How does balancing & ultracap protection work?
The cell voltages in series circuits can vary, because manufacturing processes can create different capacitance values and internal resistances within the permitted tolerance ranges. Accordingly, there are corresponding balancing currents. A similar process occurs in batteries.
Series circuits and series/parallel circuits are necessary, as the low nominal cell voltage of 2.7V would otherwise not allow for higher module voltages. Cell voltages of roughly 2.5V/cell are generally recommended to prevent individual cells from overloading, which can impair service life.
There are several ways to balance the cells. Balancing currents flow in the milliampere range, in accordance with the cell capacitance and ESR, so shunt resistors can be used to balance the cell voltage. This passive balancing is suitable for smaller dynamic systems – ULTRACAP modules that are frequently charged and discharged, balancing the cell voltage during operation. As in other cases, the total load should not come close to the limits of the capacitors and the module should not contain too many cells.
It is better for static systems to be balanced actively, as the system would otherwise discharge more quickly during longer periods of inactivity (with no power supply). The shunt accelerates discharge. In such cases, active balancing is used, usually in the form of a comparator circuit like this one from Nesscap (Maxwell branded). This circuit switches off voltage balancing when a switching point is reached, leaving only the self-discharge of the cells. Manufacturers of semi-conductors have also discovered the ULTRACAP market and they offer corresponding charging and monitoring chip sets.
UMU Ultracap monitoring units
Large systems with particularly sensitive service lives (those with many cells, up to several hundred, and 600 to 800V rated voltage) are monitored with special, intelligent monitoring systems. Several solution strategies are available on the market for this. However, these systems are mostly developed or adapted by the users to meet their individual requirements. The requirement profiles differ greatly and therefore require intelligent controllers and flexible software solutions.
Leakage current (residual current, self discharge)
The calculation of leakage current for a supercapacitor cell is a complex function of voltage, time and temperature. Supercapacitors with multiple cells in series require a balancing circuit to ensure all cells have approximately equal voltage. This is because the leakage current of different supercapacitor cells will differ over time, temperature and voltage. Furthermore, even if different cells could be matched by leakage current during production, there is no guarantee that the cells will age identically, so their leakage current functions will diverge over time, or, in operation, one cell may be at a different operating temperature to the other (e.g. closer to a heat source such as a power amplifier).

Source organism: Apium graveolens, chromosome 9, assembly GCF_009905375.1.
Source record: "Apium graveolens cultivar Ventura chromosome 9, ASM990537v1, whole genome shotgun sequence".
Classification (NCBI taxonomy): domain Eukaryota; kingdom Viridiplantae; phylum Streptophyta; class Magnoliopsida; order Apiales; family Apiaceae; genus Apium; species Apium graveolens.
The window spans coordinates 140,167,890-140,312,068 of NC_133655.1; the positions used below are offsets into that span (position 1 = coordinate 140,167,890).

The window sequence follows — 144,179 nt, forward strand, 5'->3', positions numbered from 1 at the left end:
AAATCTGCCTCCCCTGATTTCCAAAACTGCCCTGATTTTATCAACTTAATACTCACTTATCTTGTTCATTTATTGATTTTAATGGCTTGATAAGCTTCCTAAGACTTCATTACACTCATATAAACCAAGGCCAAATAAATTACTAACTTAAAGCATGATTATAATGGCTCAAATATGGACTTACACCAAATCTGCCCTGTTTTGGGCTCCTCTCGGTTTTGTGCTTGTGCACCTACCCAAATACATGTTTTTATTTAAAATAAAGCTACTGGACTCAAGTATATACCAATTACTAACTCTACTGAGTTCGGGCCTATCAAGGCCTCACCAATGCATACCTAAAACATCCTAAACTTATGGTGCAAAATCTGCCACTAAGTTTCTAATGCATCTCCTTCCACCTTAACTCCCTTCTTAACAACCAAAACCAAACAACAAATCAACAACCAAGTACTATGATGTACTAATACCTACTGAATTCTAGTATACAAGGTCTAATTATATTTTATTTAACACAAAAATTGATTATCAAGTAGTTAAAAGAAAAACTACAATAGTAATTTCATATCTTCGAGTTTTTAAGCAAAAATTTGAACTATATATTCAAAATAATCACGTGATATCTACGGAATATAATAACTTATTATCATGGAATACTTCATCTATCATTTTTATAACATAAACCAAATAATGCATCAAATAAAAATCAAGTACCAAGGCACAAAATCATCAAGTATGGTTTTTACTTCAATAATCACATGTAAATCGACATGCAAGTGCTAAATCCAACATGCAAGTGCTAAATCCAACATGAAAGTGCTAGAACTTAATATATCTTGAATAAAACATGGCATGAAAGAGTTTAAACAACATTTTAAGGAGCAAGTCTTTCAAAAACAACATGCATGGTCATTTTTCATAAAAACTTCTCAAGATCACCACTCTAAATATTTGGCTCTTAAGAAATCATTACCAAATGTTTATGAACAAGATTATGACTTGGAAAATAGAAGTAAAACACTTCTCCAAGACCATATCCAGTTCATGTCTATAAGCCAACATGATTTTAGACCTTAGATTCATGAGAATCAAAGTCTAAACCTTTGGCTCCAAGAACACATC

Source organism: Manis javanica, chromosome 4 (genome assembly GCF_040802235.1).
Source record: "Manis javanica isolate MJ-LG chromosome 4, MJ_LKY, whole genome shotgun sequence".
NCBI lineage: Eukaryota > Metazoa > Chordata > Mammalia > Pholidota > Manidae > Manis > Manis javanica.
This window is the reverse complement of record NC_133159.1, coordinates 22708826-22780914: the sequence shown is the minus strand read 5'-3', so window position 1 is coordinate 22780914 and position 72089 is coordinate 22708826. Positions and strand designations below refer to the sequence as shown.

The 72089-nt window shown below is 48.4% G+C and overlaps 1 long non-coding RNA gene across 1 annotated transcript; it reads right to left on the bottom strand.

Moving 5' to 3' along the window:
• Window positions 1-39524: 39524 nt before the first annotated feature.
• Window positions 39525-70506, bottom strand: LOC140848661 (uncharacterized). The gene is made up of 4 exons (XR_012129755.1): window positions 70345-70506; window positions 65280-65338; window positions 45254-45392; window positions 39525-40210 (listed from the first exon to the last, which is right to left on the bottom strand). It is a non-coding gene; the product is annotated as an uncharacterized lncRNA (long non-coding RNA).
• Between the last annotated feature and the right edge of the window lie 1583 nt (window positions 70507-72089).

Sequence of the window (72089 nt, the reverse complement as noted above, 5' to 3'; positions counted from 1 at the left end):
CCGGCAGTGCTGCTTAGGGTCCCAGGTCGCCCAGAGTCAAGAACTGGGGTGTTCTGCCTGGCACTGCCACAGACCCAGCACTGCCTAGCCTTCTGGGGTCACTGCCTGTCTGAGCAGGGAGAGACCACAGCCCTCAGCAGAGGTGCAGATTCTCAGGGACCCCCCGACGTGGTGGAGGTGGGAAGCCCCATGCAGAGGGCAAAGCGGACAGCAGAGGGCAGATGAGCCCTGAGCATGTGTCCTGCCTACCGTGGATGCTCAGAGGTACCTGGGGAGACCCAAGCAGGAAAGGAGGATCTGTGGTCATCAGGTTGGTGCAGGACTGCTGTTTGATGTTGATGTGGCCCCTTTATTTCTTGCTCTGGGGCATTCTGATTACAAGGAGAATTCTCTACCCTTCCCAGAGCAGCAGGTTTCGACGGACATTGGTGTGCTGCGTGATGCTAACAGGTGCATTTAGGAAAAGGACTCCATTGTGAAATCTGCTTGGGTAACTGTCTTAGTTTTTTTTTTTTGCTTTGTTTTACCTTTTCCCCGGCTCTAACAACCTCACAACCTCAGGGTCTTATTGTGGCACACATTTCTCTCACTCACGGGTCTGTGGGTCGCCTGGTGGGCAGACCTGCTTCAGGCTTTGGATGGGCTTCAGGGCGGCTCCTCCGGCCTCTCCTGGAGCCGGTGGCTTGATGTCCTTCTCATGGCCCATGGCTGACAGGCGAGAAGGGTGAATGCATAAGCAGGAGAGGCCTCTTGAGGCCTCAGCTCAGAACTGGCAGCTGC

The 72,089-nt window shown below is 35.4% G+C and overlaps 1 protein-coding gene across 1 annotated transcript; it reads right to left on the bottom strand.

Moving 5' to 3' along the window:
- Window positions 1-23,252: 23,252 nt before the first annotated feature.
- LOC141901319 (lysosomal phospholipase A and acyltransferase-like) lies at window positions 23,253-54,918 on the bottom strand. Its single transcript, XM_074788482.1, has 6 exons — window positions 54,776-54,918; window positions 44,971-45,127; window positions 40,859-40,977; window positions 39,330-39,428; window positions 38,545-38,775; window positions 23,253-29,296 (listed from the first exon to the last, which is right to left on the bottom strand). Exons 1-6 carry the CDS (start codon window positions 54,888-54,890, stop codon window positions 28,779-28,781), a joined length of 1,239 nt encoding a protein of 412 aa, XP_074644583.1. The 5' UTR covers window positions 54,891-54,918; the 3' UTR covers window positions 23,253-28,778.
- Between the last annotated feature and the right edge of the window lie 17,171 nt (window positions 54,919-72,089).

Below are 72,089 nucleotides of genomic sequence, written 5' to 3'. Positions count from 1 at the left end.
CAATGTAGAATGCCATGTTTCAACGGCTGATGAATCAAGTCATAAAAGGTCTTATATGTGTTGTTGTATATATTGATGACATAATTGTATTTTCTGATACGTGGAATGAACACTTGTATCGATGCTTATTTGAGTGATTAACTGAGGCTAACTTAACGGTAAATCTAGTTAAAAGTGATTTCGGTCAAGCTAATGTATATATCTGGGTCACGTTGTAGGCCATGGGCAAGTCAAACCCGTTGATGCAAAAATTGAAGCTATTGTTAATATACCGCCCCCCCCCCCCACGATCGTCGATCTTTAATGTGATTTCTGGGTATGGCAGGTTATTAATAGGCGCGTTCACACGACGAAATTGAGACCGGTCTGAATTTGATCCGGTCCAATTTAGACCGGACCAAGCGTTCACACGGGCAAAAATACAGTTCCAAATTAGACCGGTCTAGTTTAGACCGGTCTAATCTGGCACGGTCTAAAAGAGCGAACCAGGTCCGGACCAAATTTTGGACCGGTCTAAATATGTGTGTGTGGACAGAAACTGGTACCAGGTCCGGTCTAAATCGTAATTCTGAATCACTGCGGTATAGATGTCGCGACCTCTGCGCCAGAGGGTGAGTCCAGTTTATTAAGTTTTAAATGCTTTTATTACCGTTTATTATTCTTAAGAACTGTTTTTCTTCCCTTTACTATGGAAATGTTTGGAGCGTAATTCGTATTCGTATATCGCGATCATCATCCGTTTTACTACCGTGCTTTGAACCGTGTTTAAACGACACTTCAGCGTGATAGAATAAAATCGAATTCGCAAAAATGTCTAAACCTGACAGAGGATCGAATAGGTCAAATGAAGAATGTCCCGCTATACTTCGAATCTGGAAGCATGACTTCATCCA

Leakage current is strongly dependent on temperature
Since leakage current is very sensitive to temperature, the cells will then have different leakage currents irrespective of how well matched they are. Fig 1 illustrates the variation in leakage current of a population of GS103 cells at room temperature. Note how over the first 40hrs, the leakage current is much greater than the equilibrium value that the cells will eventually reach. This early phase is known as diffusion current, when even though the cell has reached its final voltage, it is still taking charge which is used in migrating ions further into the pores of the activated carbon. It is for this reason that the Y axis of Fig 1 is labelled “Input Current” rather than “Leakage Current”. Supercap manufacturers as CAP-XX perform a 100% production testing of all parts for capacitance, ESR and leakage current, so all parts shipped have leakage current that meets specification.
Example: Diffusion- and leakage current in a
dual cell supercapacitor with 2 cells in series
Consider a dual cell supercapacitor with 2 cells in series. Since they are in series their diffusion + leakage currents with no balancing circuit must settle to the same value. In order to achieve this equilibrium condition, the cell voltages will adjust so their leakage currents become equal. Without a balancing circuit, this may mean that one cell will be subjected to over-voltage and become damaged. This is illustrated in Fig 2.
In Fig 2, the magenta and cyan curves represent the voltage vs leakage current curves for 2 cells in series. If the 2 cells have the same C, and are rapidly charged, they will initially have the same voltage. However, since the two cells are in series, they must settle to have the same leakage current. The cell with the lower leakage current (cyan curve) increases its voltage while the cell with the higher leakage current (magenta curve) decreases voltage until their leakage currents are the same.
The cell with the cyan curve is now at risk of going over voltage and ageing prematurely with increased ESR and C loss. In order to prevent the scenario shown in Fig 2, a balancing circuit is required. The balancing circuit will source or sink current from the midpoint between the 2 cells so the current flowing in each cell is equal. This application white paper will now consider some different balancing circuits.
If you are interested in further examples of different compensation circuits, feel free to ask. Use our inquiry form for this (please with reference to: Leakage current equalization circuits).
Leakage current: Courtesy of CAP-XX Ltd, Australia. Translation and editorial adaptation: Rainer Hake